Isle of Man tribunal considers unfair dismissal COVID case

Treating a self-isolating employee as having resigned was unfair dismissal.

In Reid v The Good Health Store Limited, the Employment and Equality Tribunal on the Isle of Man found in favour of a claimant in an unfair dismissal and unlawful deductions case (according to the laws of the Isle of Man).

As one of the first reported cases concerning a COVID-related dispute between an employer and an employee, this case makes for an interesting read. Although the case is from the Isle of Man, (under its own legal system), Manx law appears heavily influenced by UK law, and as such it is conceivable that the considerations and outcome of this case could be borne in mind by Tribunals in England and Wales looking to decide similar disputes.

The facts of this case are likely quite commonplace in the current environment and arise from March 2020, during the early days of COVID-19 when initial official guidance was still being formulated. According to the judgment, the claimant had been working for her employer GHS since March 2018 as a sales assistant in a shop and had been a good performer. On 16 March 2020, the Manx Government, in response to COVID-19, advised vulnerable groups to avoid contact with other people. As a diabetic, the claimant considered that she was within a vulnerable group.

The claimant's case was that on 17 March 2020 she spoke to her employer and advised them that she would need to self-isolate for up to 12 weeks, as she was in a vulnerable group. On 20 March 2020, having spoken with her medical practitioner, she then confirmed that the advice was for her to self-isolate for 14 days, and that if she remained symptom-free, she would be able to return to work, subject to social distancing guidance. On 31 March 2020, she met her employer to discuss her return to work, at which point, her employer reacted 'negatively'.

The content of the discussion that day, and in the days leading up to it, were disputed by the employer who put forward a different sequence of events.     

GHS's case was that the claimant had walked out and resigned on 17 March 2020, effectively abandoning her job without notice and without regard to other employees or the business. It claimed that she had left the store without reaching an agreement on taking time off and with no formal advice from the Manx Government about individuals in the claimant's position having to stay away from work. It also claimed that the claimant had not mentioned that she was isolating nor that she would be coming back, although GHS accepted that the claimant had not once referred to resigning. It took the view that the claimant could have attended work from 13 March but chose not to do so.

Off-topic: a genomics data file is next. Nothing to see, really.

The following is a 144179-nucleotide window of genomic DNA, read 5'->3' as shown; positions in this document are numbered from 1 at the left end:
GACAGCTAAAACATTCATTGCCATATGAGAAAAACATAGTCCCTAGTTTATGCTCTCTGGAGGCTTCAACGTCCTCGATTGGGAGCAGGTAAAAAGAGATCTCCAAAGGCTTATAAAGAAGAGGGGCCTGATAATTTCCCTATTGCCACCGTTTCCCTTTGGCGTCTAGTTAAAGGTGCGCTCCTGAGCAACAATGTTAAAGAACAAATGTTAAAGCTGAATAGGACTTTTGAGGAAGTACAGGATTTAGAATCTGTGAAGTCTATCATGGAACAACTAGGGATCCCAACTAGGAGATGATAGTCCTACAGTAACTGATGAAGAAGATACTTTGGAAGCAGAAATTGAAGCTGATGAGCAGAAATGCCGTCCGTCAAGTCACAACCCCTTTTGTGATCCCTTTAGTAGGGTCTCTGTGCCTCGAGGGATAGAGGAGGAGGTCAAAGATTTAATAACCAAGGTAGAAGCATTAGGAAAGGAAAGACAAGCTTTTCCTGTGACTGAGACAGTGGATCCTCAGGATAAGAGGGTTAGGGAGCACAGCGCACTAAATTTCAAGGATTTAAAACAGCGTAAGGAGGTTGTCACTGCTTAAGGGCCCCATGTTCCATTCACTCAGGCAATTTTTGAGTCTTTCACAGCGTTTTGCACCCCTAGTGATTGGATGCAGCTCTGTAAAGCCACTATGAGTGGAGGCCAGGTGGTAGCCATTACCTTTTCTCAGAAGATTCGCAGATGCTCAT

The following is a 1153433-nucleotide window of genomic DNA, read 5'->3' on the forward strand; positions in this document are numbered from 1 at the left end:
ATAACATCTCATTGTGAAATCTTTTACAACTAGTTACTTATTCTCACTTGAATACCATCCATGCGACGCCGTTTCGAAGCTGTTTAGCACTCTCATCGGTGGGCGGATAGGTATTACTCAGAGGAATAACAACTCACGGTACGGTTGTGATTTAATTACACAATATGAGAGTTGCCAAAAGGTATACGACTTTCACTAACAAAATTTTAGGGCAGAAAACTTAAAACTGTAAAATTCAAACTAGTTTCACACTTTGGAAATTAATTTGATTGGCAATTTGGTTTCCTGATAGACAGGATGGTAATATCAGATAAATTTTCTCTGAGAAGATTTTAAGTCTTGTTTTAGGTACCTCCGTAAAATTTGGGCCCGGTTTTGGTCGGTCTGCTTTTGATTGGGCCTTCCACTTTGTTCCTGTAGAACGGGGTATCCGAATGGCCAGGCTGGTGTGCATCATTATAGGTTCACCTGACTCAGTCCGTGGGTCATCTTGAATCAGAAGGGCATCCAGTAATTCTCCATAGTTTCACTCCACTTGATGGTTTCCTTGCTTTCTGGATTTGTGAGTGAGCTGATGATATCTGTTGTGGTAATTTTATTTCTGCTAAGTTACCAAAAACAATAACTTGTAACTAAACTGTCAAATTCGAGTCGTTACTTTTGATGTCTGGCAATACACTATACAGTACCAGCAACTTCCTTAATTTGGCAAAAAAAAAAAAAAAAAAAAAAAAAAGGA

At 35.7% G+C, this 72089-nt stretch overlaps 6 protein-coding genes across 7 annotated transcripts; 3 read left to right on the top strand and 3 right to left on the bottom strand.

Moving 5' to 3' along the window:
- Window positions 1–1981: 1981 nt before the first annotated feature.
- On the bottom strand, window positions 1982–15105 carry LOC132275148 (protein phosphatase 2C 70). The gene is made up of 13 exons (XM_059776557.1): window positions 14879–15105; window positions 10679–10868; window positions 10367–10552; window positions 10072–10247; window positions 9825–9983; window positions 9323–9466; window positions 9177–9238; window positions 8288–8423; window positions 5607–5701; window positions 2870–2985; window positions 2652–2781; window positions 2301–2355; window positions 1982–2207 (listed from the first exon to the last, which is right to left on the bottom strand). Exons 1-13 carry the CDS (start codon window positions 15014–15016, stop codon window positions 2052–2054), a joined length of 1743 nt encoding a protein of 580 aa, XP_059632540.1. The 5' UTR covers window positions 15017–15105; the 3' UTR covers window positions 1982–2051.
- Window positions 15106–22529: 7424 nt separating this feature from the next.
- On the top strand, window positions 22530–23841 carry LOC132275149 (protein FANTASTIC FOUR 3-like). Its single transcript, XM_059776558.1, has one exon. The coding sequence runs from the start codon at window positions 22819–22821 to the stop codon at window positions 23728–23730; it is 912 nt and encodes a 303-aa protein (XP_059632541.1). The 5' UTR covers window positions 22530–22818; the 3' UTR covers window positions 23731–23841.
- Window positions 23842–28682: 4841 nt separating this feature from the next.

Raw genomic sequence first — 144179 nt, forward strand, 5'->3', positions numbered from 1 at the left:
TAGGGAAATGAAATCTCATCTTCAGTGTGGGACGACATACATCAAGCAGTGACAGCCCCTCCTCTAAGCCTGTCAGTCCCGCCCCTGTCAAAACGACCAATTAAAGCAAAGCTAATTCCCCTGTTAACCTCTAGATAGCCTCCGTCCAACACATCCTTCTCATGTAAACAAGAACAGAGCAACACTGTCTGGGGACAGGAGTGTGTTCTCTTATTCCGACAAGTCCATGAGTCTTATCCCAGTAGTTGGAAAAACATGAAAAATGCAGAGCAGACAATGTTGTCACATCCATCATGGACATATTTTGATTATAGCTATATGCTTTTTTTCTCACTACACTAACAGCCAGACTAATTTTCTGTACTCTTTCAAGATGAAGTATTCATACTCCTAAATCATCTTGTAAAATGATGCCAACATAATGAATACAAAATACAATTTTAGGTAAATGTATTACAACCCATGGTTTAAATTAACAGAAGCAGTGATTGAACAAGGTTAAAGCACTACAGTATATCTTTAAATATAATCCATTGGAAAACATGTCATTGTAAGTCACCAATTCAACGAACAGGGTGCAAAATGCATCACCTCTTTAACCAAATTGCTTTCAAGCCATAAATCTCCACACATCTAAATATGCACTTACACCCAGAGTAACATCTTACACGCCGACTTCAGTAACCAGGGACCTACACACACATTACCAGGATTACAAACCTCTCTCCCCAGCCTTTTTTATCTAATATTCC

GHS also claimed that there had been a number of conduct issues with the claimant, along with a breakdown in trust and confidence, which it took into consideration when it decided not to 'take her back' during the discussion on 31 March 2020.  

The tribunal found in favour of the claimant and decided the following:

  • In March, official COVID advice from the Manx Government and the UK was far from clear or consistent, and it was plausible that the claimant had understood that vulnerable groups may well need to self-isolate.
  • It would be harsh to criticise the claimant given her health condition, when she informed GHS that she may need to self-isolate for up to 12 weeks.
  • The claimant appeared to have followed medical advice along the way and her evidence was preferred in key areas of disagreement.
  • The claimant did not walk out or resign on 17 March and there was no repudiatory conduct by the claimant.
  • The claimant remained employed until she was unfairly dismissed by GHS on 31 March 2020.
  • Compensation was to be awarded of £7,161, including loss of earnings up to August 2020, whilst recognising that it might be longer before a suitable job opportunity came along.

This case shows that a tribunal had no trouble in making a finding of unfair dismissal where it found an employer had effectively dismissed an employee as a result of the employee self-isolating in accordance with medical and national advice. In coming to its decision, the tribunal considered the state of official guidance on vulnerable groups and isolation, the steps taken by the employee to keep her employer informed of her isolation status, and the fact that supporting medical advice had been taken.

The case should perhaps be taken as a cautionary tale of why it is important to properly document key conversations held with employees, and to properly consider one's obligations when it comes to employee health and safety, particularly during the COVID pandemic. Employers should not assume that an employee does not intend to return to work where they claim to be self-isolating, and Employers would do well to follow any relevant government COVID guidance available and seek legal advice where necessary.

The judgement can be found here.